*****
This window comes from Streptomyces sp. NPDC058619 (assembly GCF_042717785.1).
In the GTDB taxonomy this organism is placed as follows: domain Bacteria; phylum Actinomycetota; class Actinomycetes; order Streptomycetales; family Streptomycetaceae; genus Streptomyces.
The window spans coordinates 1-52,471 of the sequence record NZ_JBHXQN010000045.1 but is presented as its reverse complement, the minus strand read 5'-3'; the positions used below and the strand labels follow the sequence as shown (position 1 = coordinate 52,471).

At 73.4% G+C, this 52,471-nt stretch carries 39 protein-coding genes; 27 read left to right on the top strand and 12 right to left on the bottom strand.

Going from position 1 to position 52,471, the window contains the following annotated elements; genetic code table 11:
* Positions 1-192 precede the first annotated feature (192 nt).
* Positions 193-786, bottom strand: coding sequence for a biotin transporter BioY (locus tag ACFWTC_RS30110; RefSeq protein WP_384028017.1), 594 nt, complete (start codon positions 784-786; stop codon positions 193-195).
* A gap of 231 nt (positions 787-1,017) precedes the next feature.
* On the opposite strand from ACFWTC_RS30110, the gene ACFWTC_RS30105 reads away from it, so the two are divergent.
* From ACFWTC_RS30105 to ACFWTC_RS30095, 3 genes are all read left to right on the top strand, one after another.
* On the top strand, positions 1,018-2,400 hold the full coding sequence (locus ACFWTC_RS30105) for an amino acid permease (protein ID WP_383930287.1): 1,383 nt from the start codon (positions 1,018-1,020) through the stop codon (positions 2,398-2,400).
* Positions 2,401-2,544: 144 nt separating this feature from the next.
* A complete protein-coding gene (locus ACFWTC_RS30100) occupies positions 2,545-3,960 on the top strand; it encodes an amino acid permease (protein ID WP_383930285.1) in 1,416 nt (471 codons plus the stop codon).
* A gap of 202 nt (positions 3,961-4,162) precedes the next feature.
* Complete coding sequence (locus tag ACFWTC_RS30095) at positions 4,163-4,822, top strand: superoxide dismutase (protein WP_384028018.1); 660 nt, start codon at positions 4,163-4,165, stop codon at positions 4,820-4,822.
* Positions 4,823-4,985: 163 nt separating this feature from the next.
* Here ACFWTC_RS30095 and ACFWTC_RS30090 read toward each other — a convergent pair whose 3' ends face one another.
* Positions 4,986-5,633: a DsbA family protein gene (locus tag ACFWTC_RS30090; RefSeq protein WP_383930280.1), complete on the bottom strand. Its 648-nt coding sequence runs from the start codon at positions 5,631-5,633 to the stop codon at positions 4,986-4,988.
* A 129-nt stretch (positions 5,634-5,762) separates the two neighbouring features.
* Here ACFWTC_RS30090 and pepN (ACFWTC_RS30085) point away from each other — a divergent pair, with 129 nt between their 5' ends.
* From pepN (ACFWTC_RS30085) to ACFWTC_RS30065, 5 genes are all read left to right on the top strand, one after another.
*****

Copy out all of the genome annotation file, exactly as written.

This window comes from Streptomyces sp. NPDC058619 (assembly GCF_042717785.1).
In the GTDB taxonomy this organism is placed as follows: domain Bacteria; phylum Actinomycetota; class Actinomycetes; order Streptomycetales; family Streptomycetaceae; genus Streptomyces.
The window spans coordinates 1-52,471 of the sequence record NZ_JBHXQN010000045.1 but is presented as its reverse complement, the minus strand read 5'-3'; the positions used below and the strand labels follow the sequence as shown (position 1 = coordinate 52,471).

At 73.4% G+C, this 52,471-nt stretch carries 39 protein-coding genes; 27 read left to right on the top strand and 12 right to left on the bottom strand.

Going from position 1 to position 52,471, the window contains the following annotated elements; genetic code table 11:
* Positions 1-192 precede the first annotated feature (192 nt).
* Positions 193-786, bottom strand: coding sequence for a biotin transporter BioY (locus tag ACFWTC_RS30110; RefSeq protein WP_384028017.1), 594 nt, complete (start codon positions 784-786; stop codon positions 193-195).
* A gap of 231 nt (positions 787-1,017) precedes the next feature.
* On the opposite strand from ACFWTC_RS30110, the gene ACFWTC_RS30105 reads away from it, so the two are divergent.
* From ACFWTC_RS30105 to ACFWTC_RS30095, 3 genes are all read left to right on the top strand, one after another.
* On the top strand, positions 1,018-2,400 hold the full coding sequence (locus ACFWTC_RS30105) for an amino acid permease (protein ID WP_383930287.1): 1,383 nt from the start codon (positions 1,018-1,020) through the stop codon (positions 2,398-2,400).
* Positions 2,401-2,544: 144 nt separating this feature from the next.
* A complete protein-coding gene (locus ACFWTC_RS30100) occupies positions 2,545-3,960 on the top strand; it encodes an amino acid permease (protein ID WP_383930285.1) in 1,416 nt (471 codons plus the stop codon).
* A gap of 202 nt (positions 3,961-4,162) precedes the next feature.
* Complete coding sequence (locus tag ACFWTC_RS30095) at positions 4,163-4,822, top strand: superoxide dismutase (protein WP_384028018.1); 660 nt, start codon at positions 4,163-4,165, stop codon at positions 4,820-4,822.
* Positions 4,823-4,985: 163 nt separating this feature from the next.
* Here ACFWTC_RS30095 and ACFWTC_RS30090 read toward each other — a convergent pair whose 3' ends face one another.
* Positions 4,986-5,633: a DsbA family protein gene (locus tag ACFWTC_RS30090; RefSeq protein WP_383930280.1), complete on the bottom strand. Its 648-nt coding sequence runs from the start codon at positions 5,631-5,633 to the stop codon at positions 4,986-4,988.
* A 129-nt stretch (positions 5,634-5,762) separates the two neighbouring features.
* Here ACFWTC_RS30090 and pepN (ACFWTC_RS30085) point away from each other — a divergent pair, with 129 nt between their 5' ends.
* From pepN (ACFWTC_RS30085) to ACFWTC_RS30065, 5 genes are all read left to right on the top strand, one after another.